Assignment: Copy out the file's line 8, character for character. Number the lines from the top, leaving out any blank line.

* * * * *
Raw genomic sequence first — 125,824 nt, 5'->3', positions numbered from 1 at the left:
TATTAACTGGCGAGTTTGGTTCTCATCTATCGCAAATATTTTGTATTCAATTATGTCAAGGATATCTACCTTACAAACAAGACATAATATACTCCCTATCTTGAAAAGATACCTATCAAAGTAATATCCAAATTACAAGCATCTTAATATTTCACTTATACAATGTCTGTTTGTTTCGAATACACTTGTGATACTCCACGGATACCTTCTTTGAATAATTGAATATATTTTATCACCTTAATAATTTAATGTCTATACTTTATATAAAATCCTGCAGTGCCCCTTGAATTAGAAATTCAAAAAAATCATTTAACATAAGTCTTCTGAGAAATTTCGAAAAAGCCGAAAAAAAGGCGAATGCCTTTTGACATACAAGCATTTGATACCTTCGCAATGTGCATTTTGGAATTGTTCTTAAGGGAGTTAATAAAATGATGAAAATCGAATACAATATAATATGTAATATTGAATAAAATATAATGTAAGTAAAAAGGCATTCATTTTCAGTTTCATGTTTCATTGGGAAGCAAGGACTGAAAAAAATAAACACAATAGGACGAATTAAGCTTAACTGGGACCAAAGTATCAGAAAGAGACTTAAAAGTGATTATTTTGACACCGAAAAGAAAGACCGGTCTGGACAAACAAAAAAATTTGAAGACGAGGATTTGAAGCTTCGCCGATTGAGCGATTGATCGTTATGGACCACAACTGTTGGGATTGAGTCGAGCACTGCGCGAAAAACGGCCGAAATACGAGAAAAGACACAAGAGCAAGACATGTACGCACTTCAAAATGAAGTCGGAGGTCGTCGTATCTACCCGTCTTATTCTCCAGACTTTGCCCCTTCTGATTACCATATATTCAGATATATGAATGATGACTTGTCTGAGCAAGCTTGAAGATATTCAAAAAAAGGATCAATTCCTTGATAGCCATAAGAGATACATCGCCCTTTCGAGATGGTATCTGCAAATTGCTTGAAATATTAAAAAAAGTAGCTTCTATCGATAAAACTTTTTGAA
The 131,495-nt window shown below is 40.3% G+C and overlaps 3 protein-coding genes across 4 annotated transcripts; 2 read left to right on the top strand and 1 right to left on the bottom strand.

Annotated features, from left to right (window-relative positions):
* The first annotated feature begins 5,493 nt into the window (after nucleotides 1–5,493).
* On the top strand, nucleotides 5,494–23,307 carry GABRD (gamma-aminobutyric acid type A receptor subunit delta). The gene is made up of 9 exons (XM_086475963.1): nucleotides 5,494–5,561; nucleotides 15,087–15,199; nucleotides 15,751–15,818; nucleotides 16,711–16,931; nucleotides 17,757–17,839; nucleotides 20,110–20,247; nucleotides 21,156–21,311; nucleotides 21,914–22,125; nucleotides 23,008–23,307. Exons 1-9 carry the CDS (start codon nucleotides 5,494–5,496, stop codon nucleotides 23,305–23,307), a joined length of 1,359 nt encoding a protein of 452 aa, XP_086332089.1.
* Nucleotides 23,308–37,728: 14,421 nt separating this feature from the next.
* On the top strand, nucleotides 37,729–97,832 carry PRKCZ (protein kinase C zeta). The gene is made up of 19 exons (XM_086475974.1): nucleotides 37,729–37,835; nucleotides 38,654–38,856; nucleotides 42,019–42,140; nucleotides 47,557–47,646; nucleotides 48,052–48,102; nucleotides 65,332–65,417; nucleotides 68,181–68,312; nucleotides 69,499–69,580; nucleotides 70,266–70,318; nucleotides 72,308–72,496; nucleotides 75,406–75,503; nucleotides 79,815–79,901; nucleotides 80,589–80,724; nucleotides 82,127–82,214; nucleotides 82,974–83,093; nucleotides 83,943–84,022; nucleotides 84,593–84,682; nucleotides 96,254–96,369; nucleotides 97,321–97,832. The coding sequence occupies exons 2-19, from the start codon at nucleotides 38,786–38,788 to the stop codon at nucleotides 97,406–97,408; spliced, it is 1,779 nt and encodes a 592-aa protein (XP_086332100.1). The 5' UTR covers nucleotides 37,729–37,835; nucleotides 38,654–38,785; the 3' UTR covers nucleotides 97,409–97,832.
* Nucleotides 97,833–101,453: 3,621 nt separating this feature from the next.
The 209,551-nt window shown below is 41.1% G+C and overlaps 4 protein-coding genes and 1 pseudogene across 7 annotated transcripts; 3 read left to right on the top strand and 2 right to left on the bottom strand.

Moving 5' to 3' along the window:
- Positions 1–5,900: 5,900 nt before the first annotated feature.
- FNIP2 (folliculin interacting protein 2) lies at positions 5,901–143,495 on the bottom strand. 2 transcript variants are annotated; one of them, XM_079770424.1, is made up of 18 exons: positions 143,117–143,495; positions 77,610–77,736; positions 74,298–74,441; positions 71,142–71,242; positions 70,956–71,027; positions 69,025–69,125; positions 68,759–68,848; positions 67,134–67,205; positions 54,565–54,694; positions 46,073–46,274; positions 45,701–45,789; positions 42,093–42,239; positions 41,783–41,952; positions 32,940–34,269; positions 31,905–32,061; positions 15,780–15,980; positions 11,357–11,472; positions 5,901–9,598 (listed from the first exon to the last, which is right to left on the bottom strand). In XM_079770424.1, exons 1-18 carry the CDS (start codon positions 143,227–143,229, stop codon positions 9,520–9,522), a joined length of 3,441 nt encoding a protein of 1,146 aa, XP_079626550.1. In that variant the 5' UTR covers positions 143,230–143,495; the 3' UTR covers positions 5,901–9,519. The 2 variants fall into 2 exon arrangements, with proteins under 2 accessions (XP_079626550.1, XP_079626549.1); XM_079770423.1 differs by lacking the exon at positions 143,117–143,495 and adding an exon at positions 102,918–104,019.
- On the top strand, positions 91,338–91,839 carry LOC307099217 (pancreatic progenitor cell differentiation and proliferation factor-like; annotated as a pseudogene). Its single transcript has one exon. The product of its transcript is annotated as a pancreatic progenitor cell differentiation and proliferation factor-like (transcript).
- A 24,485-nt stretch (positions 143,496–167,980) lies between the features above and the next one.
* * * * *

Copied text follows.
* On the top strand, nucleotides 37,729–97,832 carry PRKCZ (protein kinase C zeta). The gene is made up of 19 exons (XM_086475974.1): nucleotides 37,729–37,835; nucleotides 38,654–38,856; nucleotides 42,019–42,140; nucleotides 47,557–47,646; nucleotides 48,052–48,102; nucleotides 65,332–65,417; nucleotides 68,181–68,312; nucleotides 69,499–69,580; nucleotides 70,266–70,318; nucleotides 72,308–72,496; nucleotides 75,406–75,503; nucleotides 79,815–79,901; nucleotides 80,589–80,724; nucleotides 82,127–82,214; nucleotides 82,974–83,093; nucleotides 83,943–84,022; nucleotides 84,593–84,682; nucleotides 96,254–96,369; nucleotides 97,321–97,832. The coding sequence occupies exons 2-19, from the start codon at nucleotides 38,786–38,788 to the stop codon at nucleotides 97,406–97,408; spliced, it is 1,779 nt and encodes a 592-aa protein (XP_086332100.1). The 5' UTR covers nucleotides 37,729–37,835; nucleotides 38,654–38,785; the 3' UTR covers nucleotides 97,409–97,832.